SECOND THOUGHTS: Of course, that wasn't enough to wipe out losses from earlier in the month. Although August is usually a middling month for the markets, over the past six years it has produced several big downers. And with just one trading day left in the month, September is just around the corner. Historically, it is the stock markets' worst month. So be prepared to ride out another wild month.
August 29, 2015

Surprise! Airline tickets are getting cheaper

According to new government data, airline ticket prices have dropped by 5.6% over the last 12 months. In July, they fell at the steepest rate since 1995. And they are likely to drop even more as the busy summer season ends. How much less can we expect to pay now than a year ago? About $10, according to data from private research firm Hopper. The firm also notes that overall, ticket prices are likely to end up about 5% cheaper than we saw in 2014.

SECOND THOUGHTS: Surprised? The airline industry hasn’t exactly been outstanding lately. It seems as though it’s doing everything to increase prices for travelers and make things even more uncomfortable — checked-bag fees, less leg room and Delta’s latest move to kick standard seat assignments to the curb. So we should enjoy this nice price break while it lasts.
August 28, 2015

Market turmoil makes interest rate hike less likely next month

William Dudley, the influential chairman of the New York Federal Reserve Bank, says turmoil in global financial markets has reduced chances that the Fed will start raising interest rates in September. But Dudley told a press conference that a rate increase remains on the table at next month's policy committee meeting and he still expects the process of "normalizing" interest rates to begin this year.

August 27, 2015

College grads snag just about all of the 'good jobs'

According to a new report from Georgetown University, 97% of the “good jobs” created since 2010 have gone to those with at least a bachelor’s degree. The study defines “good jobs” as those paying a median $42,700 or more (in 2013 dollars). That moves up to $53,000 annually for full-time, year-round work. "The numbers are clear: postsecondary education is important for gaining access to job opportunities in the current economy," researchers wrote in the report.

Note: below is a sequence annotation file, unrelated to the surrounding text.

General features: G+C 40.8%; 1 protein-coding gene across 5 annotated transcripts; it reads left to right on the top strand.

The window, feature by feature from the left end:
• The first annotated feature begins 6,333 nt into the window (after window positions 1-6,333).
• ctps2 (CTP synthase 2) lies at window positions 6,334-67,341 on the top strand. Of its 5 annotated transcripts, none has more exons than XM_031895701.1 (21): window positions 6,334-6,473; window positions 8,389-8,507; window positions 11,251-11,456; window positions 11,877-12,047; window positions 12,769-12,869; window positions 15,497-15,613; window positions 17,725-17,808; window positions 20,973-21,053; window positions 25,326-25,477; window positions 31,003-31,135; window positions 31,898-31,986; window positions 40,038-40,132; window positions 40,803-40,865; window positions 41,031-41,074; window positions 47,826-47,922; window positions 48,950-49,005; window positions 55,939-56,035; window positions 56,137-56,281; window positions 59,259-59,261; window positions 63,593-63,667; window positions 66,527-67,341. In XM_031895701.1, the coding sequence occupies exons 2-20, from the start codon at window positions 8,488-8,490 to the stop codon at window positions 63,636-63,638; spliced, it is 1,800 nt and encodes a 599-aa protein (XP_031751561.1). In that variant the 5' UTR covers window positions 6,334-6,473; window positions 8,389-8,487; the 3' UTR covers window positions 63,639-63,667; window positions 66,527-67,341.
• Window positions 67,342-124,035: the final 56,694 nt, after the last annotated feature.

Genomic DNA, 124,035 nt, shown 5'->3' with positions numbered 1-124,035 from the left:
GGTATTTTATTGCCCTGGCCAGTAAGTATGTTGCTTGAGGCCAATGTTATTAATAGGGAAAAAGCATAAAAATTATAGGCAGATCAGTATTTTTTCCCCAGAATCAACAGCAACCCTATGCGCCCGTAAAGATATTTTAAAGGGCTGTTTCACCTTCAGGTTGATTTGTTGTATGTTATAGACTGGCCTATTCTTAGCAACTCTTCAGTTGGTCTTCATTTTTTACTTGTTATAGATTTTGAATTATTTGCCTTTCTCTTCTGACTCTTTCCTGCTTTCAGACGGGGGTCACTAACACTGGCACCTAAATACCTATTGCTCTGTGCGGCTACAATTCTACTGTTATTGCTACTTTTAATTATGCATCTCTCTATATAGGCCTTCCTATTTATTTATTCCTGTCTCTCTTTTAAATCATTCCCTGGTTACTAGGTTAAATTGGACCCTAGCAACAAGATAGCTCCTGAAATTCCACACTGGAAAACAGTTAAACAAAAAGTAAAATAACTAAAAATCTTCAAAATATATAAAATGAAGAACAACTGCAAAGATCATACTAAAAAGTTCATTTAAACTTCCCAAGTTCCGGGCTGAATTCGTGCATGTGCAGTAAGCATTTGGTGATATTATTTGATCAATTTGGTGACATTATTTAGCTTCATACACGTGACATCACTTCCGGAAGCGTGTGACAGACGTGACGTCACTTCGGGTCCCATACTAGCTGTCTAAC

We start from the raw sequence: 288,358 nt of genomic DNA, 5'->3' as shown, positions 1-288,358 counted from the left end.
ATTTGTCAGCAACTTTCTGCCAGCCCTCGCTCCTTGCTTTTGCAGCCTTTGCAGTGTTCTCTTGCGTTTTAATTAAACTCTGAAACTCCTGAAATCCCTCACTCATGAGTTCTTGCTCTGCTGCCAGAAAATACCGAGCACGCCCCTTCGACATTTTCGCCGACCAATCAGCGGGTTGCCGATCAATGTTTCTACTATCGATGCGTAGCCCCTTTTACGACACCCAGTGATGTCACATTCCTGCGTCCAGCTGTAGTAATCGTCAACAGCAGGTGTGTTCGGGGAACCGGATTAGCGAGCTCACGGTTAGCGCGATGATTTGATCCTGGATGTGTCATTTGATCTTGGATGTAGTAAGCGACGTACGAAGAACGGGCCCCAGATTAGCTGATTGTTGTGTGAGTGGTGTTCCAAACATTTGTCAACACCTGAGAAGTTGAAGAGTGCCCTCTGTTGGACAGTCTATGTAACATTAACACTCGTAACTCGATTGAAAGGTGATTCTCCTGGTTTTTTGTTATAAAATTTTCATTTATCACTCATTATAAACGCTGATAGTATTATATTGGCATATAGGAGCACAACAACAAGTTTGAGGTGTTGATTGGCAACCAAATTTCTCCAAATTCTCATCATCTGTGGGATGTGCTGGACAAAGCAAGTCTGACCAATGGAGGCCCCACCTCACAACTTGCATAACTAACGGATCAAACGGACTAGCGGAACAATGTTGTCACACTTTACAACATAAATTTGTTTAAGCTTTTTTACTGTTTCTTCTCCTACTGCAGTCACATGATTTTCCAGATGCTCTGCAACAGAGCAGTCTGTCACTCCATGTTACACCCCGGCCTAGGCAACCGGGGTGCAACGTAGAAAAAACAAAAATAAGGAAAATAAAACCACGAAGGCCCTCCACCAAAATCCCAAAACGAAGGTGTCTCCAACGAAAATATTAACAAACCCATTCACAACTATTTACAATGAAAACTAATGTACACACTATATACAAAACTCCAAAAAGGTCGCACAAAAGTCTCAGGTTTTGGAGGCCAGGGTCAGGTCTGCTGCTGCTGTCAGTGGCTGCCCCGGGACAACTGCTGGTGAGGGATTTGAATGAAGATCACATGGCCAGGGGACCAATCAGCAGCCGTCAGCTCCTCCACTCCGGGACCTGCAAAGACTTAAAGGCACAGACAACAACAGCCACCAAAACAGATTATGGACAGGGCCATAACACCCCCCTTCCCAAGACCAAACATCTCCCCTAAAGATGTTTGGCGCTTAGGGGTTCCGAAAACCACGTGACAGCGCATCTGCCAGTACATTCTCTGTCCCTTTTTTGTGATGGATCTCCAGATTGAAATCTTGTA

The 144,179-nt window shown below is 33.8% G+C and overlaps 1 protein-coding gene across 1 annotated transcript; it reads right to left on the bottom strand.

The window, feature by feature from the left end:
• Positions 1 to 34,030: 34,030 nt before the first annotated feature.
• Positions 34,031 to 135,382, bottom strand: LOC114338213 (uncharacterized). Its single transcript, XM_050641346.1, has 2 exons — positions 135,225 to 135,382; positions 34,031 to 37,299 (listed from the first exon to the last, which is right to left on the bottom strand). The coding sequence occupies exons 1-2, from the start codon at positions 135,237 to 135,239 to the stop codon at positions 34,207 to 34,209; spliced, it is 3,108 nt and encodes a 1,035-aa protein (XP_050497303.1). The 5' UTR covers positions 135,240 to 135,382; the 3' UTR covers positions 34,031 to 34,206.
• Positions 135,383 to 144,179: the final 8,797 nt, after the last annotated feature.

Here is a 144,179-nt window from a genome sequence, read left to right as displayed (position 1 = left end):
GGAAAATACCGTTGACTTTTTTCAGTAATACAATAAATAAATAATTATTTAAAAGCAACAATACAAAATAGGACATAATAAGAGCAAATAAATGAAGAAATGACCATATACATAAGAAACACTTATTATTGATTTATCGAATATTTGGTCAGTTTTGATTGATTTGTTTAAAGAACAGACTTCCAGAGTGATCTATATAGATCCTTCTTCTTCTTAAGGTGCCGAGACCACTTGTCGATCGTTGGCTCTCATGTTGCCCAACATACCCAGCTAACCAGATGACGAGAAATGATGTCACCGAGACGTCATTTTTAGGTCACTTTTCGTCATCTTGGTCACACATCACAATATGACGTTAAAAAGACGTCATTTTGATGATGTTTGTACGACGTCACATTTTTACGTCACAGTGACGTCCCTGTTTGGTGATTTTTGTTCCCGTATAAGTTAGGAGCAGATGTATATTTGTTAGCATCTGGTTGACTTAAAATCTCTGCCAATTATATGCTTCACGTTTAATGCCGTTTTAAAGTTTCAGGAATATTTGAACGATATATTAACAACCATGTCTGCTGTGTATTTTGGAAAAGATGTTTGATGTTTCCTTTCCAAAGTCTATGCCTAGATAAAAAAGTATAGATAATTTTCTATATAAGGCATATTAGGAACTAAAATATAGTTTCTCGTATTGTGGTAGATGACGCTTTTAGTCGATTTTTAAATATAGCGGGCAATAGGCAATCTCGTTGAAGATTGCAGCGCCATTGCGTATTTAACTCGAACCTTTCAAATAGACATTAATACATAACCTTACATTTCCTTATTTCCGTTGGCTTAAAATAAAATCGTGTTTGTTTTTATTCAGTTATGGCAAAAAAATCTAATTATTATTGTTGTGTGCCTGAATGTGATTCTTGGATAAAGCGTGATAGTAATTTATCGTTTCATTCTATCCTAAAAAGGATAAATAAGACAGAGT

SECOND THOUGHTS: This is more proof that it pays to get a college degree. Of course, if you’re a parent and want your kid to have a shot at college — without taking on too much debt — you’ll need to start saving. Here’s how to figure out if a 529 plan is right for your family.
August 26, 2015

New home sales surge as loans remain cheap

Purchases of new homes posted their biggest gains of the year in July, climbing 5.4% to an annualized rate of 507,000 sales. The Commerce Department said the average selling price rose by 2% to $285,900. Economists expect the demand for new homes to keep growing, with unemployment and borrowing costs low and relatively few existing homes on the market.

SECOND THOUGHTS: Anyone out to buy a home should be delighted to find that mortgages are cheaper than they were last August. That's surprising because it's been almost a year since the Federal Reserve ended a campaign to drive down long-term interest rates — a move that was widely expected to push mortgage rates higher.
August 25, 2015

Should you tip your Uber driver? If you don't, your rating might suffer

Just as we give our Uber drivers a rating of up to five stars, they give us a rating. And as it turns out, not tipping your Uber driver can lower your rating, at least according to a recent story on MarketWatch. Uber’s app does not have a tipping option, so all tipping must be done in cash. And while many assume that tip is included, it’s not. That’s causing some major confusion in the marketplace. In fact, some drivers are even starting to expect tips.